I used to be a bit of an art critic. I wrote for a few periodicals in upstate New York, for a number of international art periodicals, and for my own little art zine back in the early 1990s. My last stint was for a magazine called Atlantica, a really sweet and thick magazine that was had its roots in late 1990s Madrid. I wrote a number of pieces on many different artists, fancying myself as bit of an aesthete, a committed art enthusiast and a socially sensitive critic of “post-industrial visual production.” I wrote those works honestly but under the slanted gaze of someone who felt he knew something. A critic necessarily takes on this view because they’re being paid (in funds or fans) for supposed knowledge.
The unfortunate reality is that most critics, and especially those of the art kind, know far too little about visual production and its consumption, practices, markets, and audiences. Art critics, by and large, are glorified college-educated bouncers. They’re paid little to attract attention but they’re not actually part of the party.
I write this not as a confessional but because I recently read a really harsh, ad hominem review of my friend and colleague’s fantastic piece Neu-York by a “critic” that takes the entire piece to task for not making the artwork that she herself would have wanted to make. If you read between the many lines devoted to this harsh, very personal critique, it’s possible to feel the trembling envy that the writer holds while typing. Here’s a quote:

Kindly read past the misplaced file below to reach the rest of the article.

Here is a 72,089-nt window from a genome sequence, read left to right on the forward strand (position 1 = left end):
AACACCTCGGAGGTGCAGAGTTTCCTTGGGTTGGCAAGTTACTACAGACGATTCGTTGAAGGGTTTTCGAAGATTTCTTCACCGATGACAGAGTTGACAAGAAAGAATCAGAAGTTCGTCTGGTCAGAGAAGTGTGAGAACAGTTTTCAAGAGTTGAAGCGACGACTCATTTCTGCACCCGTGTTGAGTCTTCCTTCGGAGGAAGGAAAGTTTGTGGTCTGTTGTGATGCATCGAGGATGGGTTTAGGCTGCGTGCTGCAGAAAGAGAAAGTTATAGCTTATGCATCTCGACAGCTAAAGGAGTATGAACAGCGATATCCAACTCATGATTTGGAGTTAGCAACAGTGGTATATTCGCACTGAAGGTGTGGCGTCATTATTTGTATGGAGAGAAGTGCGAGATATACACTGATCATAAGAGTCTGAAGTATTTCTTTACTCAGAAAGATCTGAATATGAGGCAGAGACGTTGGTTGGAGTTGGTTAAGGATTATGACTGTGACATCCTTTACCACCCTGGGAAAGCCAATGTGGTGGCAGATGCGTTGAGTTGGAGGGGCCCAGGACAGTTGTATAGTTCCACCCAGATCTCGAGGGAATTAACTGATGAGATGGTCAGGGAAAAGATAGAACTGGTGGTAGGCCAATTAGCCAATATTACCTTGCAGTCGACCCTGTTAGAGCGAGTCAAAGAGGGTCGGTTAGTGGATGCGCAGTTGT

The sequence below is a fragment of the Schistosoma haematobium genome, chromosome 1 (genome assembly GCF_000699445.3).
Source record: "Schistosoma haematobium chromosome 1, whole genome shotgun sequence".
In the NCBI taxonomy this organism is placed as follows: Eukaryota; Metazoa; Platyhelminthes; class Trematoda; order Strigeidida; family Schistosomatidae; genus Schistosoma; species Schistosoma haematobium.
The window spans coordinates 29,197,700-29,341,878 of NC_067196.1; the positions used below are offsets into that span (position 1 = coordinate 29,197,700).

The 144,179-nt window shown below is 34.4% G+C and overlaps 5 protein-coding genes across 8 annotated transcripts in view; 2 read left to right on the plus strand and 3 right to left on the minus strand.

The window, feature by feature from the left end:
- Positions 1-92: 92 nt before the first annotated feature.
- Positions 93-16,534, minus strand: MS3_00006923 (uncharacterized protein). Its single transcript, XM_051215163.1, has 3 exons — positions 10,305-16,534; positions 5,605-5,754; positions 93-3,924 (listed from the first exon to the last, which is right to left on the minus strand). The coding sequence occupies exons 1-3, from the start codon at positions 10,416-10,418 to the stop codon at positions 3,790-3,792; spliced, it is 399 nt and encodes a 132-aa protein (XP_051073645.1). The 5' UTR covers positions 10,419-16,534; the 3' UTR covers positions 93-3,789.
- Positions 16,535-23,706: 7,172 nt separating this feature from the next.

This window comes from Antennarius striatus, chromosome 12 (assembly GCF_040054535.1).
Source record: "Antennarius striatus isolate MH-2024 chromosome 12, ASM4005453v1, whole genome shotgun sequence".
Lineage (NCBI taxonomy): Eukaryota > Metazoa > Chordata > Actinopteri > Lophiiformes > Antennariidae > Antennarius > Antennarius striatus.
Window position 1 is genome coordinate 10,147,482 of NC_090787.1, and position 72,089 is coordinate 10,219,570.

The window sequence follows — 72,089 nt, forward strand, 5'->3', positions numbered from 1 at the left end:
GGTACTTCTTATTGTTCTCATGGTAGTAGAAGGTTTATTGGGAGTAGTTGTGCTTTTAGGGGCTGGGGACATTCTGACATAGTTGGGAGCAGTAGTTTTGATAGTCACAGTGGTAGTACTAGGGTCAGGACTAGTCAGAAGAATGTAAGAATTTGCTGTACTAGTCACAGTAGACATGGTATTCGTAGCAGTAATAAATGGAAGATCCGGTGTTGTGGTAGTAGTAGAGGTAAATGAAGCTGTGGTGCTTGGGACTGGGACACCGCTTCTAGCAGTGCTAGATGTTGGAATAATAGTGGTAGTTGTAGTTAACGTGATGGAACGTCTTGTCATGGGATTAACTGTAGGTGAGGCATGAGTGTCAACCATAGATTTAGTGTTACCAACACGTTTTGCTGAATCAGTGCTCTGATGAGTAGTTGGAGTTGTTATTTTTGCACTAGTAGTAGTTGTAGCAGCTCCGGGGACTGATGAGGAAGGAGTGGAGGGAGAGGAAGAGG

And yet she didn’t bother to do the first leetle bit of research on German (especially Nazi) and American street and place-naming conventions. She didn’t bother to use her damned imagination, either. Can you say “wasted effort”?
This trips all of my wires, seriously. Street renaming is my thing — it’s the systematic and massive renaming of streets in Berlin while I was living there in the nineties that first got all my geographic juices flowing. I spent a semester doing a project on it, and in 2001 I did a street renaming performance in San Francisco. To rename four streets I did decades of hours of research. And alternate history is seriously my thing.

Pathetic and sad. The writer, whose name is not even clearly articulated on the site (it could be Claire Light though clarity and light are not entirely integral to her blog posts), unwittingly fits herself into the self-absorbed, forlorn trope of “if you can’t do, criticize.” I found a little about the critic here.
Almost makes me want to make art again.